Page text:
This site is intended for health professionals only

Over 400 GPs at risk of deportation as NHS is unable to sponsor their visas

Exclusive NHS England has reached out to GP practices in an ‘urgent’ bid to find sponsors for 400 international GPs due to complete their training this month.

It had hoped to be able to act as a ‘proxy sponsor’ itself to secure the visas for the newly-qualified GPs but an email seen by Pulse said NHS England was ‘unlikely’ to be able to do so.

According to the email, there are more than 400 non-EEA students in the GP training system due to qualify at the end of July.

And, unless these are matched with GP practices that hold sponsorship licenses, they face having to leave England when their visas expire.

The alert, sent by Surrey Health Education Network to Epsom and St Helier University Hospitals NHS Trust said: ‘As you may be aware, NHS England is in discussions with the Home Office about acting as a proxy sponsor of visas for GPs from non-EEA countries.

‘Due to the complexity of these discussions, NHS England is unlikely to be able to offer visa sponsorship to the 400+ non-EEA nationals who are due to complete their GP training at the end of the month.

‘Therefore they are hoping to urgently identify any practices that currently hold a sponsorship licence so that they can be matched up with any newly qualified non-EEA GPs that wish to remain in England.’

The news comes as the Home Office recently announced that it will remove the cap on the number of international doctors and nurses who can be granted a ‘tier 2’ visa to work in the UK following intense lobbying from the medical profession.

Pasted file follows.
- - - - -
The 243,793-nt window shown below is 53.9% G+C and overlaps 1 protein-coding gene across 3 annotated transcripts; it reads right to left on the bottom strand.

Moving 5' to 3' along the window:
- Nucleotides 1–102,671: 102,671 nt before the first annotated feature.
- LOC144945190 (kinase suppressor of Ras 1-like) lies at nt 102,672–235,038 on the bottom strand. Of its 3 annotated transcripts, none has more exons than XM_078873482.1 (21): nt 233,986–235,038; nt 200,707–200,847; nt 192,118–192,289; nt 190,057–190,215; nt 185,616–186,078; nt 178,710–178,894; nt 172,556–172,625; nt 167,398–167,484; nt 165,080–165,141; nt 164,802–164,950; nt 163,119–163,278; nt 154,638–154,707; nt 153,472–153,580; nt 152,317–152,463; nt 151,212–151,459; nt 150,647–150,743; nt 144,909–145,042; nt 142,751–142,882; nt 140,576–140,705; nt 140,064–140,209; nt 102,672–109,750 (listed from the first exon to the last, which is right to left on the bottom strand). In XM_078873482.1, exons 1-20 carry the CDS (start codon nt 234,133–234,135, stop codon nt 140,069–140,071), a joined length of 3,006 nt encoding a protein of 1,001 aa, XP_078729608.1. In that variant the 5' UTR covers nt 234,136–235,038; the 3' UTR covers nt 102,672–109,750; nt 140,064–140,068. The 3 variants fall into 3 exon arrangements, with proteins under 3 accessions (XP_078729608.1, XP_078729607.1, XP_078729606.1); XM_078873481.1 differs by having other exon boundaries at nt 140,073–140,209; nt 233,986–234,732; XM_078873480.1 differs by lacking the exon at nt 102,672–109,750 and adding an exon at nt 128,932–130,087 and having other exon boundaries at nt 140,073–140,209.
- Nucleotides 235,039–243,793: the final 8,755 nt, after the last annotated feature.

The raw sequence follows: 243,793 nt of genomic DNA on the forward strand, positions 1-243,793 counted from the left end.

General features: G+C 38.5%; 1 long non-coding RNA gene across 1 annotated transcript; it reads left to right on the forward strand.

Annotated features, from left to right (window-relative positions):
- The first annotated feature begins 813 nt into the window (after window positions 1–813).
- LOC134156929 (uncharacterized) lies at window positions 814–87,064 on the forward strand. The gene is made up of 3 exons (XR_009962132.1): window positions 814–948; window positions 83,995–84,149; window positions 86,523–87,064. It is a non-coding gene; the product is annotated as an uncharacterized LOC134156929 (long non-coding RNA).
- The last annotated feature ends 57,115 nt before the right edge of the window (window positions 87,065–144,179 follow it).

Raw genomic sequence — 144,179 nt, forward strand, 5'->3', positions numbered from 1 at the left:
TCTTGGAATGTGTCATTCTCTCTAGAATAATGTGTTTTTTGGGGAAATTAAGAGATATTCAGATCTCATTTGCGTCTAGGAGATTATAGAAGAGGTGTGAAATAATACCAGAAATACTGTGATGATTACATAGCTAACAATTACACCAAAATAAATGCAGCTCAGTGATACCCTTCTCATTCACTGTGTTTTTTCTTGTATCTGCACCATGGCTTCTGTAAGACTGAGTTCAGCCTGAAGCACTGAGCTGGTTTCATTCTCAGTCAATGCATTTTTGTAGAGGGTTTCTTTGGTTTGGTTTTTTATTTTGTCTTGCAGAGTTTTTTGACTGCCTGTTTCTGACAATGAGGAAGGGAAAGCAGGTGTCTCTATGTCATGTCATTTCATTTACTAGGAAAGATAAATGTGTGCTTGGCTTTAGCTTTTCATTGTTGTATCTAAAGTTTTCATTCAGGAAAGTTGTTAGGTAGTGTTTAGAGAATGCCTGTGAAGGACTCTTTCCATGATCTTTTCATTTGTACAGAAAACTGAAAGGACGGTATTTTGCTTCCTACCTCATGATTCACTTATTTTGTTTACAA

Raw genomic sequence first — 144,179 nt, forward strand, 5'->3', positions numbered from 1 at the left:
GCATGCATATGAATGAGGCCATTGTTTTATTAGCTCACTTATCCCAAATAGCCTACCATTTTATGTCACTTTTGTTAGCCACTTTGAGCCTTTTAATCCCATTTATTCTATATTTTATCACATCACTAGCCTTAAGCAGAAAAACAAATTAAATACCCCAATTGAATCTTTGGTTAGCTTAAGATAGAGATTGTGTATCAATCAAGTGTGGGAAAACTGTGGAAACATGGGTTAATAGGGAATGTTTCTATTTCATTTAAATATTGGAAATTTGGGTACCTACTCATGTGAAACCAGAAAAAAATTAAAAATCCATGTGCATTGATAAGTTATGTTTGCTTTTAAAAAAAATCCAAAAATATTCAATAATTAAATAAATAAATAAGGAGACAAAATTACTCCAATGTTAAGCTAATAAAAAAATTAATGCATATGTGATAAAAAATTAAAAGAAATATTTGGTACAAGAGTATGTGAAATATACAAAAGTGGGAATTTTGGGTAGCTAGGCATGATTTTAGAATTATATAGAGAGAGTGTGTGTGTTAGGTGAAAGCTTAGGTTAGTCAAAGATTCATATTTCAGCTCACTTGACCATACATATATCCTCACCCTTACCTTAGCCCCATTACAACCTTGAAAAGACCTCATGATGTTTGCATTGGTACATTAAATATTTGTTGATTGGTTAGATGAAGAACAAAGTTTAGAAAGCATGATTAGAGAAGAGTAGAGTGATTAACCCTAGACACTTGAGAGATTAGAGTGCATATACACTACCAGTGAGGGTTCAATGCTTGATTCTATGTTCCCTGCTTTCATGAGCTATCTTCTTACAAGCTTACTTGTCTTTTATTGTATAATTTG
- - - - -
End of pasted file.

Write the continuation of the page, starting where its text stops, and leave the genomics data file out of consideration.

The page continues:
BMA GP Committee workforce lead Dr Krishna Kasaraneni said: ‘At a time when we need to do all we can to recruit more GPs, it’s bizarre the Government’s own policies are hampering this.

‘NHS England and the Home Office must sort this issue as quickly as possible or more practices will struggle to maintain their services to their patients.’

Earlier this year, official figures showed the number of full-time equivalent GPs in the workforce has decreased by more than 1,000 since September 2015 – when then-health secretary Jeremy Hunt announced he would increase the number in England by 5,000 by 2020.

NHS England has since increased its ambitious overseas recruitment programme to 2,000, but in May Pulse revealed that just 85 GPs have taken up a post nearly two years after the programme’s launch.

NHS England and the Home Office declined to comment.